Sustaining an injury or illness at work can be devestating – both physically and financially. This is where Workers Compensation comes in; the majority of employers in Florida are required to carry this insurance. If an employee is injured or made ill in the course of their work, Workers Comp is designed to cover medical costs and wage replacement. What do you need to know about this insurance?
Workers Comp and Proper Documentation
There are several aspects of Workers Compensation which need to be documented properly. If not, your claim could be denied by the employer altogether. The first and most important documentation required is proof that an actual injury occurred during the scope of your employment. How do you obtain this documentation?
- By notifying your employer. This notification can be made to any supervisor or manager within the company within 30 days of the incident/injury.
- Through medical treatment.
- Through witnesses to the incident.
Of these options, the best source of documentation comes from first notifying the employer of the incident. This not only puts the employer on notice of the injury or illness but it also helps ensure you receive immediate medical treatment covered by the employer’s insurance.
Workers Comp Errors
One of the biggest mistakes you can make as an injured employee is not telling your employer about the incident. This documentation or notification must be done within the first 30 days of the accident. If you notify the employer after the 30 days, it gives the employer grounds to deny your injury claim altogether.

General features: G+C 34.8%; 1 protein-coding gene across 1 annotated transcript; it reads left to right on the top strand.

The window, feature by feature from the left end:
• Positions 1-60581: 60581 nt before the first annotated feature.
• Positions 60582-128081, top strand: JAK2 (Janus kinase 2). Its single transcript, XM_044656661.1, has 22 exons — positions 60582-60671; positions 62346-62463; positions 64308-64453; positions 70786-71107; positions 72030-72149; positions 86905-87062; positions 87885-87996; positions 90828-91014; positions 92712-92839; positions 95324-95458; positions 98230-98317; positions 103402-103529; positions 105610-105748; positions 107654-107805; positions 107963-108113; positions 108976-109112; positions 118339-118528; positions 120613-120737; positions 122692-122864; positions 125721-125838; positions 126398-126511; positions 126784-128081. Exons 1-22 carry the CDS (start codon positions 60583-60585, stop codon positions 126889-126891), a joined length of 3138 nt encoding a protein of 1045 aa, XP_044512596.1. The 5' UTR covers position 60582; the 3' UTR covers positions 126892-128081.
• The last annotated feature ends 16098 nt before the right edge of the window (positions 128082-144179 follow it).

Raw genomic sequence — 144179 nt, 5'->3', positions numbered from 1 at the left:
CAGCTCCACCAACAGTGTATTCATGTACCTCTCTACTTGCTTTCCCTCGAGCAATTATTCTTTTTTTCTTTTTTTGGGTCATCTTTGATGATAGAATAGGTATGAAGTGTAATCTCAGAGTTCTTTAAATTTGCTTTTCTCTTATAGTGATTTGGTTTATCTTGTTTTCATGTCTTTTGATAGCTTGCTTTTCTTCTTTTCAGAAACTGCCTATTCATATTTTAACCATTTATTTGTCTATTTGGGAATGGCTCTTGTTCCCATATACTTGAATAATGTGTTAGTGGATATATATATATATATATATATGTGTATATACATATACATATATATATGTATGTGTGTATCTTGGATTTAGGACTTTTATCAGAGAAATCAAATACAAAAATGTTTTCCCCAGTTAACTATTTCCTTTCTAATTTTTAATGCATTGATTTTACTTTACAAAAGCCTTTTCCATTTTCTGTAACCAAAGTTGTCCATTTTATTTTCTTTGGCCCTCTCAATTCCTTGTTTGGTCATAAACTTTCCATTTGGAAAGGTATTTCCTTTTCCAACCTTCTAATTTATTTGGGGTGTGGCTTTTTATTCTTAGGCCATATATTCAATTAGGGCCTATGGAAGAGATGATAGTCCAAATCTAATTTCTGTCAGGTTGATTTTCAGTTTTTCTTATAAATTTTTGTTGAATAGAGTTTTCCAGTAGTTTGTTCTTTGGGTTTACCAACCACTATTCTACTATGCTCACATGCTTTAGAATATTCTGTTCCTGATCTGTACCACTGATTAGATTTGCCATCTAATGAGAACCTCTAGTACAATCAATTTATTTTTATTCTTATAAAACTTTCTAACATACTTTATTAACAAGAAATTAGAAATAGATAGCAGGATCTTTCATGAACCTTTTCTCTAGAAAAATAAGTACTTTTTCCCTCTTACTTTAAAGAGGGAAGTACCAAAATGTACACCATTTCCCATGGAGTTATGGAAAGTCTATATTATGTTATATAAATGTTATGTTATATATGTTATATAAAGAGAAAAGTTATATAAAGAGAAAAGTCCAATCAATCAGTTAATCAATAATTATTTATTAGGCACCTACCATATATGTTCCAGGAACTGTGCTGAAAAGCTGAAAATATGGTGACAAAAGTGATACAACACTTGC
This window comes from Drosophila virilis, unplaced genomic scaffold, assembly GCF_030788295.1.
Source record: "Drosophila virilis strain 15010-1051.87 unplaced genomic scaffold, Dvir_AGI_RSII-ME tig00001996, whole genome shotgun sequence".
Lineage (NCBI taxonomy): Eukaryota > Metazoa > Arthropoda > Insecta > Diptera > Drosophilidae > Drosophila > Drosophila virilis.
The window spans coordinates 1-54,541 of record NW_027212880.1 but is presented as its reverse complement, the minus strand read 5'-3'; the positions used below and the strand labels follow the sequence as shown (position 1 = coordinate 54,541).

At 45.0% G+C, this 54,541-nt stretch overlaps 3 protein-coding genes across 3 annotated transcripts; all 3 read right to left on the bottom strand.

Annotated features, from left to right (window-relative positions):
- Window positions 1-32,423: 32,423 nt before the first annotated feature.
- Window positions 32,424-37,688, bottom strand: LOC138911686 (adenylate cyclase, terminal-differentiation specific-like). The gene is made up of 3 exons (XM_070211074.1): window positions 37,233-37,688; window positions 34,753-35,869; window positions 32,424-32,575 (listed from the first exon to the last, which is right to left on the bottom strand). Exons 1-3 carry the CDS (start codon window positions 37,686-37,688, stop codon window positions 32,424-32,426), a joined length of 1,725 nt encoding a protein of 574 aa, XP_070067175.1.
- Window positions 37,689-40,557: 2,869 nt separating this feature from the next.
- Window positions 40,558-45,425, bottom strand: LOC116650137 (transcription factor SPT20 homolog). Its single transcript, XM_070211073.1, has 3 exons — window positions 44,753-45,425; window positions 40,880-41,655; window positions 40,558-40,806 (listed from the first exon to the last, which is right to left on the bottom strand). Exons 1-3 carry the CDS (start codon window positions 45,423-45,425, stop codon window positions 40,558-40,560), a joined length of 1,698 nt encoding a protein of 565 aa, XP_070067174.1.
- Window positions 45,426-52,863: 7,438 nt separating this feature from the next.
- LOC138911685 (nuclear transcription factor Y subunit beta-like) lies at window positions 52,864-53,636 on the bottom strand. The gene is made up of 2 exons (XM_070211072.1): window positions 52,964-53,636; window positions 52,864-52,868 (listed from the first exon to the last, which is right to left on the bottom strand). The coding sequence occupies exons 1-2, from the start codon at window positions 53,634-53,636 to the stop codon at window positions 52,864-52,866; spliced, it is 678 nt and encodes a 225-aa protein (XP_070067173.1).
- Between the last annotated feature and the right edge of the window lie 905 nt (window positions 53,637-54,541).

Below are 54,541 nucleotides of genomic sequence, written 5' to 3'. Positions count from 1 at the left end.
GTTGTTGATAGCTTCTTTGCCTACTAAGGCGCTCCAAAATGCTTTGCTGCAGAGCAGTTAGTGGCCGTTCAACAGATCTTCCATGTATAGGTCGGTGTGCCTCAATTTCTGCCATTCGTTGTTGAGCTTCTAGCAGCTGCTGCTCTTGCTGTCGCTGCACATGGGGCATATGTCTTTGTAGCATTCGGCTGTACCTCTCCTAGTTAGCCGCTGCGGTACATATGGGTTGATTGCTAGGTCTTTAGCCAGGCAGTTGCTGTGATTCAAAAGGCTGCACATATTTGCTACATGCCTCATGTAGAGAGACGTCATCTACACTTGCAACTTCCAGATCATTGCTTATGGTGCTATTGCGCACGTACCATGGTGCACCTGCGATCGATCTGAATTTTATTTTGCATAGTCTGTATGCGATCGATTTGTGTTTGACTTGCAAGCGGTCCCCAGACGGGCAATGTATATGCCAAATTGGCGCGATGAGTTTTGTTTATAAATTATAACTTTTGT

A second big mistake is not receiving medical treatment for the accident/incident. As soon as you are injured or have contracted an illness as a result of your work, seek a medical evaluation from a Compensation doctor provided by your employer’s insurance carrier. Simply reporting your injury to your employer is not sufficient.
This medical treatment will document the injury and diagnose you with a condition. This will be solid proof that you actually suffered an injury on the job. Keep in mind, you must have an injury from the incident. For example, if you trip and fall over a rug but you do not sustain any injuries, a claim for workers compensation benefits will be denied.
There is a caveat here: the injury can be mental in nature as long as a physical injury also occurs. For example, if the stress of your job leads to a heart attack (even if you are not at work at the time), you may be able to file a claim and recieve compensation through Workers Compensation insurance. If you are not sure, contact an attorney specializing in this area of the law.
If you sustained an injury at work, the best practice is to notify your employer immediately of the incident. Again, make sure you report to someone within the management team. The second step: make sure you seek medical treatment so as to document the injury.
Following these steps helps you build the best “case” for a Workers Compensation claim.